The MRT_CLASS_NAME macro is defined within any class context to be a string literal that matches the name of the class. This symbol is redefined for each class context and is useful for generic debugging or instrumentation output.


The MRT_STATE_NAME macro is defined within the action of a state in a state model be a string literal that matches the name of the state. This symbol is redefined for each state action and is useful for generic debugging or instrumentation output.

Running A Micca Application

The runtime provides several functions that are used to control the state machine event dispatch mechanism.

void mrt_Initialize(void)

The mrt_Initialize is invoked to initalize all the internal data structures of the micca run-time. It must be invoked before any other run-time function.

void mrt_EventLoop(void)

The mrt_EventLoop function is the preferred way for a micca generated application to run. Application supplied main functions should enter the event loop by invoking mrt_EventLoop() causing the application to start running. This function dispatches events, causing the system to execute, and will not return unless some action in the domain invokes mrt_SyncToEventLoop.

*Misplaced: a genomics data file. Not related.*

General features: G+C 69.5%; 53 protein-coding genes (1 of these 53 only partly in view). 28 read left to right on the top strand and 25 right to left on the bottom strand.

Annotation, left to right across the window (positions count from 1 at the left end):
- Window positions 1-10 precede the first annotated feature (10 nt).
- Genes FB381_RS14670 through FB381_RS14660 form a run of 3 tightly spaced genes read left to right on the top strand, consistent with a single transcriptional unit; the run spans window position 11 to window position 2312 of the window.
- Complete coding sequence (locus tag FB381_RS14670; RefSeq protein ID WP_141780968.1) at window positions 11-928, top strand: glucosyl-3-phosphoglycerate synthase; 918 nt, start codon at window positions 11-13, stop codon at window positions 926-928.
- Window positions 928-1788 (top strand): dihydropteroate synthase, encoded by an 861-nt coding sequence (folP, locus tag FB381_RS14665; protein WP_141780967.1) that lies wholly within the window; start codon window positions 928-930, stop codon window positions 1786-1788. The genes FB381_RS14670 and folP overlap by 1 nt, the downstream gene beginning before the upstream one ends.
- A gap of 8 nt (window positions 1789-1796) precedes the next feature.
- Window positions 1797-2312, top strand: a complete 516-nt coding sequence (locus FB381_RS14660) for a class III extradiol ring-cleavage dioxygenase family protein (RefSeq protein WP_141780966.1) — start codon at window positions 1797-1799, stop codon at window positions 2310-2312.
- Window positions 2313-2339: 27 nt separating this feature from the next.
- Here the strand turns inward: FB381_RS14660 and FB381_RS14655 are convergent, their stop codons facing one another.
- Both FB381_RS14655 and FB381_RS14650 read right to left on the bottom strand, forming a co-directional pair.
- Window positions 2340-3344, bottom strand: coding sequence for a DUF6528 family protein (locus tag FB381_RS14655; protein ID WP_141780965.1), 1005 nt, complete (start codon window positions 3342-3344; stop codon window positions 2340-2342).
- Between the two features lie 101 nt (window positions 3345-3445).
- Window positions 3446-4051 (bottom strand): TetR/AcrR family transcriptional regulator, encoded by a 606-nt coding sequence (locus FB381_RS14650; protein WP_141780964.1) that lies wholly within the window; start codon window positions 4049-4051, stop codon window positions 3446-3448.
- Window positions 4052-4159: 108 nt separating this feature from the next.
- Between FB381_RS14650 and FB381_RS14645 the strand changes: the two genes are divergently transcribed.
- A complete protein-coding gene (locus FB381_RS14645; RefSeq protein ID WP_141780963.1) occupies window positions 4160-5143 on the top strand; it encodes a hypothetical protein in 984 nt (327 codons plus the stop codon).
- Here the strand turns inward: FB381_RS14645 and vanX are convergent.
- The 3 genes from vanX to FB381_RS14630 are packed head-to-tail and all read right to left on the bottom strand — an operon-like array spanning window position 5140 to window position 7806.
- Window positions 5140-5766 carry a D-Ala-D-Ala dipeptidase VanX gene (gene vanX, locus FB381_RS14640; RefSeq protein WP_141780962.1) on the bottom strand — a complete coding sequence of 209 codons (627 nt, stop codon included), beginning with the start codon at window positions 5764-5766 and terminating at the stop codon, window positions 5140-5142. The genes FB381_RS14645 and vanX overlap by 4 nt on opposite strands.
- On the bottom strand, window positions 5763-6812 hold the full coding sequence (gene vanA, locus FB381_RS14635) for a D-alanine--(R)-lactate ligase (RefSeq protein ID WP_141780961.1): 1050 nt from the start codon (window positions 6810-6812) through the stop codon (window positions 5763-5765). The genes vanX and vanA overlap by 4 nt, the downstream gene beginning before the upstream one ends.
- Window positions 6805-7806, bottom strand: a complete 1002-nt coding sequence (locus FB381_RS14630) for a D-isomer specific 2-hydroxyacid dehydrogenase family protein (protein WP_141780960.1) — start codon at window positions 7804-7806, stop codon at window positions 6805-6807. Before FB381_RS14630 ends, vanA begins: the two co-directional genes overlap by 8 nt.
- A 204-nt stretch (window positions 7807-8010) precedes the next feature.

bool mrt_SyncToEventLoop(void)

A state activity may invoke mrt_SyncToEventLoop to request that the run-time event loop exit and return to its caller (typically main) at the end of the current ongoing thread of control. The return value is a boolean indicating whether the event loop had already been requested to exit (true). This function provides a way for domain activities to stop the system from running without causing an explicit error.

Controlling the Event Loop

The micca run time provides two function to enable finer control over dispatching events. Using these functions is not the preferred way to cause a micca generated application to run, but they are useful in test situations and when it is necessary to integrate with legacy applications that might have their own event loop.

bool mrt_DispatchThreadOfControl(bool wait)
bool wait

A boolean value that determines if the function waits for an event to begin the thread of control if there is no thread of control currently ready to run. Waiting is useful if the thread of control will be started by a delayed signal.